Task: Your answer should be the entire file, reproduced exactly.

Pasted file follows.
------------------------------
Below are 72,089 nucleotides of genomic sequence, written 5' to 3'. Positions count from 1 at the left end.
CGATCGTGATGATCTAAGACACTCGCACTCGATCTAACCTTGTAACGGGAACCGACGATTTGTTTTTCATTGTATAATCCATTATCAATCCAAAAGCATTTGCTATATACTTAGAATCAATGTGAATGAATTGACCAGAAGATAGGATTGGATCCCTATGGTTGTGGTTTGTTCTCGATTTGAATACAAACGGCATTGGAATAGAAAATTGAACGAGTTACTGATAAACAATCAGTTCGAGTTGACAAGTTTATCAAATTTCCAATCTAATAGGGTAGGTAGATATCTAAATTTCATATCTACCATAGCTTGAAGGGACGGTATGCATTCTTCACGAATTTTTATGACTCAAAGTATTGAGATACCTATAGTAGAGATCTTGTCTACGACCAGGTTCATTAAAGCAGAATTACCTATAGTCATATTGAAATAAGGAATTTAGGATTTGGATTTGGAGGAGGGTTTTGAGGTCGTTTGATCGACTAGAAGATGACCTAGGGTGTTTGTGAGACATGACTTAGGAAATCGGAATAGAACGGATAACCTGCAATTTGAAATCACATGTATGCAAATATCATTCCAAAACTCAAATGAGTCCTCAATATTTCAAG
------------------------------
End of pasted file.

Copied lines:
Below are 72,089 nucleotides of genomic sequence, written 5' to 3'. Positions count from 1 at the left end.
CGATCGTGATGATCTAAGACACTCGCACTCGATCTAACCTTGTAACGGGAACCGACGATTTGTTTTTCATTGTATAATCCATTATCAATCCAAAAGCATTTGCTATATACTTAGAATCAATGTGAATGAATTGACCAGAAGATAGGATTGGATCCCTATGGTTGTGGTTTGTTCTCGATTTGAATACAAACGGCATTGGAATAGAAAATTGAACGAGTTACTGATAAACAATCAGTTCGAGTTGACAAGTTTATCAAATTTCCAATCTAATAGGGTAGGTAGATATCTAAATTTCATATCTACCATAGCTTGAAGGGACGGTATGCATTCTTCACGAATTTTTATGACTCAAAGTATTGAGATACCTATAGTAGAGATCTTGTCTACGACCAGGTTCATTAAAGCAGAATTACCTATAGTCATATTGAAATAAGGAATTTAGGATTTGGATTTGGAGGAGGGTTTTGAGGTCGTTTGATCGACTAGAAGATGACCTAGGGTGTTTGTGAGACATGACTTAGGAAATCGGAATAGAACGGATAACCTGCAATTTGAAATCACATGTATGCAAATATCATTCCAAAACTCAAATGAGTCCTCAATATTTCAAG